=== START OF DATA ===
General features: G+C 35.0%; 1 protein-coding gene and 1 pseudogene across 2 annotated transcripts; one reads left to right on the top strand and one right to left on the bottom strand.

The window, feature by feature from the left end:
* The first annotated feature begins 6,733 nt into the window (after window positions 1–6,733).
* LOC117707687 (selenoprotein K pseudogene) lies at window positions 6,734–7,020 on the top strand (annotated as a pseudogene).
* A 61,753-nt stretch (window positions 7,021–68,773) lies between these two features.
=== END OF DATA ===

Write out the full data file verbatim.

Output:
General features: G+C 35.0%; 1 protein-coding gene and 1 pseudogene across 2 annotated transcripts; one reads left to right on the top strand and one right to left on the bottom strand.

The window, feature by feature from the left end:
* The first annotated feature begins 6,733 nt into the window (after window positions 1–6,733).
* LOC117707687 (selenoprotein K pseudogene) lies at window positions 6,734–7,020 on the top strand (annotated as a pseudogene).
* A 61,753-nt stretch (window positions 7,021–68,773) lies between these two features.